Cocoa powder does more for your cake than just give it that tasty chocolate flavor. In most cases, you’ll use natural unsweetened cocoa powder. It is acidic (therefore you normally use baking soda with it) and helps create the chemical reaction to create the rise of the cake. Dutch-process cocoa powder is neutralized, so it does not react with baking soda like natural cocoa powder does. You’ll generally see it in a recipe with baking powder instead. Differentiating between the two really matters based on whether you use baking soda or baking powder in a recipe. They do have different tastes – the natural cocoa powder is more bitter, and the dutch-process cocoa powder is more mellow.
Liquid vs. Dry Ingredients
Baking is all about balance. You need to find the right balance between liquid and dry ingredients to ensure cakes are moist enough but not so moist that they don’t bake. Liquid ingredients in a cake (milk, buttermilk, yogurt, vegetable oil, water, etc.) help to form the gluten bonds and create a fluffy but moist cake, but when there’s too much, they inhibit the rise and can keep the cake soggy. On the other hand, too much of your dry ingredients makes for a dry cake and no one wants that! Depending on the recipe, some cake batters will be thicker than others. As long as you’ve measured your ingredients according to the recipe, you should be OK.
Tips for Baking Perfect Cakes:
- Always grease your cake pans! It helps to add greased parchment to the bottom of your pans to ensure the cake comes out of the pan with ease.
- Use fresh ingredients. Ingredients like baking soda and baking powder DO expire and will lose their potency over time, so always buy new ones when they reach expiration, even if you still have some left.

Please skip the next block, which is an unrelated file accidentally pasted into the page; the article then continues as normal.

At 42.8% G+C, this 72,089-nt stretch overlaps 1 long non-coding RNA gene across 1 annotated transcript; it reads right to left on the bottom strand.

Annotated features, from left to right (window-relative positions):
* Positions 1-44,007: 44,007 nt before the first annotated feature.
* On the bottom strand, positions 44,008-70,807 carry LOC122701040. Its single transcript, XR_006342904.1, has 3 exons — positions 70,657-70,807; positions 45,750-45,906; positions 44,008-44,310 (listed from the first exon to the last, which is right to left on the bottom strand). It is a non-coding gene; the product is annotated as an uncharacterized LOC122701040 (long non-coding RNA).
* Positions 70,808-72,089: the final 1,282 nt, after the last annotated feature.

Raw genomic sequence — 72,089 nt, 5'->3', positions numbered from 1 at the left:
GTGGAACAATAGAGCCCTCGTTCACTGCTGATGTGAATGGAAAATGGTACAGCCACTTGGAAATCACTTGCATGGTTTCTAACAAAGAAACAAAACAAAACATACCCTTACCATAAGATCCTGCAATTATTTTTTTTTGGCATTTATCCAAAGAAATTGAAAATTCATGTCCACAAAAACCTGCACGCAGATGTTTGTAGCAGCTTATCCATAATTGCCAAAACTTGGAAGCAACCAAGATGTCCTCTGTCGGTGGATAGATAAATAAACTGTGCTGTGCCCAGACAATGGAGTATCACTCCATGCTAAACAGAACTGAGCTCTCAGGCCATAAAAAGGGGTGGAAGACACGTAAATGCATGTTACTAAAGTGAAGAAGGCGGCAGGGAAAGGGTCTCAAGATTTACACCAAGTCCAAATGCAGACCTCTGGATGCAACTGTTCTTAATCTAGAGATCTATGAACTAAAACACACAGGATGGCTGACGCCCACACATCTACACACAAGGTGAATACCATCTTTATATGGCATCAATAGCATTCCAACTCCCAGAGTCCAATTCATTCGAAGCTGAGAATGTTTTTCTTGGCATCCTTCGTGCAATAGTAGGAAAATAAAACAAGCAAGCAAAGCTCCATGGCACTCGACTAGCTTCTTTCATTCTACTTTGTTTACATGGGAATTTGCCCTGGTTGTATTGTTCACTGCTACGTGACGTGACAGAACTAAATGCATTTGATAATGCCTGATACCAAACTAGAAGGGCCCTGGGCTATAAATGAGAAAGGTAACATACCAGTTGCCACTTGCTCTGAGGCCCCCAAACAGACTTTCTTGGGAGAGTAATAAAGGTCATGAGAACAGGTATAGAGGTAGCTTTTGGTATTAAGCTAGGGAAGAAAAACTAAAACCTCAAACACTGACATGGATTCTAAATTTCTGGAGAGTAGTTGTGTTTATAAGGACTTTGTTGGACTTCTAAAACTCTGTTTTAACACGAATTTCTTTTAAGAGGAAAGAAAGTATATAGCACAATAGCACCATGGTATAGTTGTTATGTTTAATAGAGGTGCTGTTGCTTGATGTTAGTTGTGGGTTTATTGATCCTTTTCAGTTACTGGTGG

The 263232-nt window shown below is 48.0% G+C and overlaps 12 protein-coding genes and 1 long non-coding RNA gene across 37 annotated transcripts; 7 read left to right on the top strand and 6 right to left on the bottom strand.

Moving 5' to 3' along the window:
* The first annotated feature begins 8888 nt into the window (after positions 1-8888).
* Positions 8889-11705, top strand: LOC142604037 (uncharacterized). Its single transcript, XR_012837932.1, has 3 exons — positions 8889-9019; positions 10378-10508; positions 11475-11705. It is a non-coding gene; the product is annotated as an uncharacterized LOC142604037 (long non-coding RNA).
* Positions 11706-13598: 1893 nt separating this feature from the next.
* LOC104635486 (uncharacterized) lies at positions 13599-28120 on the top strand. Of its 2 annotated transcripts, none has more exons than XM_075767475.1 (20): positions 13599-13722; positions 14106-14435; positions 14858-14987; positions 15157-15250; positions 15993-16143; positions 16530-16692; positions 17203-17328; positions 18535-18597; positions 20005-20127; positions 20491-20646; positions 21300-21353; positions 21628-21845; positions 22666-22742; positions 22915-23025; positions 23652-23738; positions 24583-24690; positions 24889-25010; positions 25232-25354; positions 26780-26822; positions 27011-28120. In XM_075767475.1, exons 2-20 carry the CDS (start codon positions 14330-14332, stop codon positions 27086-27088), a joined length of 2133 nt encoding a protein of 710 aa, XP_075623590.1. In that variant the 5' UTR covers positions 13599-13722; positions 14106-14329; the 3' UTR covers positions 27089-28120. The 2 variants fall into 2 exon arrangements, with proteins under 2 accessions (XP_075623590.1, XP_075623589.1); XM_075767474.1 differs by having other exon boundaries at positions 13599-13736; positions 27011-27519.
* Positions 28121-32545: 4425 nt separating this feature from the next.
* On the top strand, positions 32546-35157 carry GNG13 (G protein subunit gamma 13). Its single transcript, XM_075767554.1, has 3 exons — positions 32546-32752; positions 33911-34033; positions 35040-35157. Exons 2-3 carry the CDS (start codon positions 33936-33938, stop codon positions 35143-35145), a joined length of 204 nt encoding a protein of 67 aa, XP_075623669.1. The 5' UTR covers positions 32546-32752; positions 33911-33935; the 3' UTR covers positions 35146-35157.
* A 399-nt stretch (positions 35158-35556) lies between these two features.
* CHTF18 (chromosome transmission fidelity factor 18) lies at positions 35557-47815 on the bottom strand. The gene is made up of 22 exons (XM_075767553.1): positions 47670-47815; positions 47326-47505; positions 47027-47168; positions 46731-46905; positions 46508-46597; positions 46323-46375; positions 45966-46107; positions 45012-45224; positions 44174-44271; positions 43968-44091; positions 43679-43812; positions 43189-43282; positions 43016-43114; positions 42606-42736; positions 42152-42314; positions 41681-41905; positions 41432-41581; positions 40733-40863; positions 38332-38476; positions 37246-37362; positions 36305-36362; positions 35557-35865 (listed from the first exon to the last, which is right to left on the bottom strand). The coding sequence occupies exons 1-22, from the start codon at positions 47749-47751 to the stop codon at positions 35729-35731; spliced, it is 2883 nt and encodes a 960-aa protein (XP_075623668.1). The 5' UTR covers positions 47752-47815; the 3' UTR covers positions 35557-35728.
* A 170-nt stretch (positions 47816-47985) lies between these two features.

- Don’t overmix batter. Only mix in the flour until just combined so that you don’t overdevelop the gluten and ruin the texture of the cake. This applies to cookies and other baked goods as well.
- Measure ingredients properly. There are different types of measuring cups for a reason…use dry measuring cups for dry ingredients and vice versa. You should also measure your flour by scooping spoonfuls into your measuring cup, then scraping excess off the top with a knife to level it rather than scooping it with your measuring cup as you will most likely use too much flour this way.
- Leave the oven door closed. Opening the oven door too early can interrupt the rise of your cake, so make sure to leave it closed until it reaches the point that you need to check if it’s done.
That hummingbird cake with cream cheese frosting is a recipe from the book Layered by Tessa Huff, and it’s one of my favorites! The one below it is my classic chocolate cake recipe with simple vanilla buttercream. I swear by this chocolate cake recipe because it’s hard to mess up, hah! It’s extremely moist and perfectly chocolatey – the perfect birthday cake.
I hope this cake guide has helped you understand the science of baking! I know it seems tricky, but the best way to learn (as with anything) is practice. If your next cake doesn’t come out quite right, these science of baking basics can help you figure out what went wrong so that you can bake a better cake next time!